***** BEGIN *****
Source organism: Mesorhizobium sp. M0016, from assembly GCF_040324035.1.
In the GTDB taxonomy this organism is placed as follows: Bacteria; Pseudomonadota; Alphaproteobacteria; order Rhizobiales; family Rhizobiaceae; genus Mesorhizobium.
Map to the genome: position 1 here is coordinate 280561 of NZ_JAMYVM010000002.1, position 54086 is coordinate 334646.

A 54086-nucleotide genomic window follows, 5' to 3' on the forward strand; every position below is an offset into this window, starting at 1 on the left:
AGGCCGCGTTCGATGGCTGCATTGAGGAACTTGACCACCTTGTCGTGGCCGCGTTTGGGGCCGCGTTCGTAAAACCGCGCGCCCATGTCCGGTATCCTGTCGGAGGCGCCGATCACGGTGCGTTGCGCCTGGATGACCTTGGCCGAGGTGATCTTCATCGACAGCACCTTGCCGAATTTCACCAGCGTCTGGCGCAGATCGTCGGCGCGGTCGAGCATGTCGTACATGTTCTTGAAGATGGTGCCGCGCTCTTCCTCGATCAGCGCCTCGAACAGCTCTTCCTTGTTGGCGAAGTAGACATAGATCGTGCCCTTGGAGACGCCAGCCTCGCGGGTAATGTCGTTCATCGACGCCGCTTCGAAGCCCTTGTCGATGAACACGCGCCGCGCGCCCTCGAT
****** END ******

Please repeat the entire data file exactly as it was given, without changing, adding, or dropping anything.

Source organism: Mesorhizobium sp. M0016, from assembly GCF_040324035.1.
In the GTDB taxonomy this organism is placed as follows: Bacteria; Pseudomonadota; Alphaproteobacteria; order Rhizobiales; family Rhizobiaceae; genus Mesorhizobium.
Map to the genome: position 1 here is coordinate 280561 of NZ_JAMYVM010000002.1, position 54086 is coordinate 334646.

A 54086-nucleotide genomic window follows, 5' to 3' on the forward strand; every position below is an offset into this window, starting at 1 on the left:
AGGCCGCGTTCGATGGCTGCATTGAGGAACTTGACCACCTTGTCGTGGCCGCGTTTGGGGCCGCGTTCGTAAAACCGCGCGCCCATGTCCGGTATCCTGTCGGAGGCGCCGATCACGGTGCGTTGCGCCTGGATGACCTTGGCCGAGGTGATCTTCATCGACAGCACCTTGCCGAATTTCACCAGCGTCTGGCGCAGATCGTCGGCGCGGTCGAGCATGTCGTACATGTTCTTGAAGATGGTGCCGCGCTCTTCCTCGATCAGCGCCTCGAACAGCTCTTCCTTGTTGGCGAAGTAGACATAGATCGTGCCCTTGGAGACGCCAGCCTCGCGGGTAATGTCGTTCATCGACGCCGCTTCGAAGCCCTTGTCGATGAACACGCGCCGCGCGCCCTCGAT